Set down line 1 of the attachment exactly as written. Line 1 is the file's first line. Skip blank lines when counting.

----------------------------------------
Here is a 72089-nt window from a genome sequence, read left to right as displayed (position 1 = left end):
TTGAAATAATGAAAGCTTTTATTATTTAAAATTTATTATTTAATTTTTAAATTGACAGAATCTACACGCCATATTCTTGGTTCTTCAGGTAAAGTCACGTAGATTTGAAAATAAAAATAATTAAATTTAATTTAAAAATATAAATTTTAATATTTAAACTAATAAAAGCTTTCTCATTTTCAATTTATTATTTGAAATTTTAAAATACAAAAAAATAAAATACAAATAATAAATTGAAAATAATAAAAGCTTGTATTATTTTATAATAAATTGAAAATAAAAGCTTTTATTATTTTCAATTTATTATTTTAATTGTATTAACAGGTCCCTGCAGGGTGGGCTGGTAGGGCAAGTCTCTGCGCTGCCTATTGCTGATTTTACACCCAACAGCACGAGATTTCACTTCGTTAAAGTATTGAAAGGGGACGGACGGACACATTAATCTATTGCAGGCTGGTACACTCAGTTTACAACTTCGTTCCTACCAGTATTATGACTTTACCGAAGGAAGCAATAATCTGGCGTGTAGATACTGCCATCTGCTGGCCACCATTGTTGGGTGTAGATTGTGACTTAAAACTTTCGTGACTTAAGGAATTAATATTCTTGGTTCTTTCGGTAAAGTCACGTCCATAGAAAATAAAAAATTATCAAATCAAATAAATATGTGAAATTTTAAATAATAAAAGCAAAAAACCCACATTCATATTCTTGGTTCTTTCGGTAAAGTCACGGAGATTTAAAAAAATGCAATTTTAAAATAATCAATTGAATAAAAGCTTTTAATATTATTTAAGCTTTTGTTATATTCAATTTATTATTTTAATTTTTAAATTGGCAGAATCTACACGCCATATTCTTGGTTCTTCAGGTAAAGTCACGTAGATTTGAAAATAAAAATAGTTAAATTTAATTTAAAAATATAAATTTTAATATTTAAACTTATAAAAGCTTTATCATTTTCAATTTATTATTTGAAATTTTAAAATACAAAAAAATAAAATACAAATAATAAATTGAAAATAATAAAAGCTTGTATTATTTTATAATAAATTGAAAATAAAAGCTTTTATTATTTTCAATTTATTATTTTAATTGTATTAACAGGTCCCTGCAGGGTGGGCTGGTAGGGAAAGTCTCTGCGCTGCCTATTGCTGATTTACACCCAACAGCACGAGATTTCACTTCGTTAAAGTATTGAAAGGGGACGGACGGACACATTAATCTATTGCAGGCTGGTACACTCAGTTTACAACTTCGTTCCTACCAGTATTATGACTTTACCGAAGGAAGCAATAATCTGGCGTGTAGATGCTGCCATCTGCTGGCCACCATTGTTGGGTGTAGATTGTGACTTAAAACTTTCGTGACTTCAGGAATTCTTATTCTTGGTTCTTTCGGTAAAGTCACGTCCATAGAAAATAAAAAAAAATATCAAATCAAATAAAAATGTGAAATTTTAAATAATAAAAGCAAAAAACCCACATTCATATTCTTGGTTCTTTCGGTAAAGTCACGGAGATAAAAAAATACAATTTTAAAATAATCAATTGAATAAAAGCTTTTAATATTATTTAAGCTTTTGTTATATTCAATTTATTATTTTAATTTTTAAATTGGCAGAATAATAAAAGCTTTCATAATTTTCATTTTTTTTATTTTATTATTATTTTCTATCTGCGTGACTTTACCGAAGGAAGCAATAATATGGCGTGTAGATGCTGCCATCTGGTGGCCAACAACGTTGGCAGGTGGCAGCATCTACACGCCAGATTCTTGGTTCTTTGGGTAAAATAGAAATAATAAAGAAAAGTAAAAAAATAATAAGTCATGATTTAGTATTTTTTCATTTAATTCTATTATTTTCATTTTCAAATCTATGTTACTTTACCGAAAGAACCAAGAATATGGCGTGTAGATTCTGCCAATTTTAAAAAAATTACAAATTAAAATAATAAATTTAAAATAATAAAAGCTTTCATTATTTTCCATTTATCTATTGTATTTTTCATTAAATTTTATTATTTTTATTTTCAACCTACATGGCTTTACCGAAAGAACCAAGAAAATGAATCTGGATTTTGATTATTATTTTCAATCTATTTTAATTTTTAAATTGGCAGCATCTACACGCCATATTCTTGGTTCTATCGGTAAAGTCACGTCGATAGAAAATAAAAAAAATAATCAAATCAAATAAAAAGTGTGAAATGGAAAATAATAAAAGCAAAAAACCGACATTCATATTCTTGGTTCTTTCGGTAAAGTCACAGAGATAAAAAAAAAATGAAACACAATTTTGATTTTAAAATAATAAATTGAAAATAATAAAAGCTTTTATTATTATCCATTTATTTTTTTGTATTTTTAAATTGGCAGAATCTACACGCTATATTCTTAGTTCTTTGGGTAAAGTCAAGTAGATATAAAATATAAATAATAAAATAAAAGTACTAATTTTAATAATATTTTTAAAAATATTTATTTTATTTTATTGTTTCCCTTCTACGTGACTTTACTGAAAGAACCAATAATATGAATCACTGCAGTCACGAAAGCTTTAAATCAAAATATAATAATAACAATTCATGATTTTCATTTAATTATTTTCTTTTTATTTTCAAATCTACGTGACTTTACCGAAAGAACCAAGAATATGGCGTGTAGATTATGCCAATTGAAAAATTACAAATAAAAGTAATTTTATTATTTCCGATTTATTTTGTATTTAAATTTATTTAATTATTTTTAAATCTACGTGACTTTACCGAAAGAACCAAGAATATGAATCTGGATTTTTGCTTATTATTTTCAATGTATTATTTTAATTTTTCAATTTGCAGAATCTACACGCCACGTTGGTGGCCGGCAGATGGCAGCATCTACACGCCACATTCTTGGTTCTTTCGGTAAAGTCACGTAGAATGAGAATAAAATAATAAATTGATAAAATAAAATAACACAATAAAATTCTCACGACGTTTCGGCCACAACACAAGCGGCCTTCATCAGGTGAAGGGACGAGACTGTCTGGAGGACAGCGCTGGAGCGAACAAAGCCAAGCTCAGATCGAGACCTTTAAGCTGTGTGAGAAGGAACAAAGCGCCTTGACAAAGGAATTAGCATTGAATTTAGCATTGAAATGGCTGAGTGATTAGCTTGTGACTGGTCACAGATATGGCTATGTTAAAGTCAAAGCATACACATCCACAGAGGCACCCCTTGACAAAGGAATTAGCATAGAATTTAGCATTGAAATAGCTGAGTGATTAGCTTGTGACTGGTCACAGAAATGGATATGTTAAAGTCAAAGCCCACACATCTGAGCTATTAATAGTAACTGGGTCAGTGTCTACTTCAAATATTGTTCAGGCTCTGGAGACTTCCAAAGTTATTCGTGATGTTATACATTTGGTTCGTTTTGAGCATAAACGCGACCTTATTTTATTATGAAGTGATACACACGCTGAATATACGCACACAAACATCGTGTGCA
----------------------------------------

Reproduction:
Here is a 72089-nt window from a genome sequence, read left to right as displayed (position 1 = left end):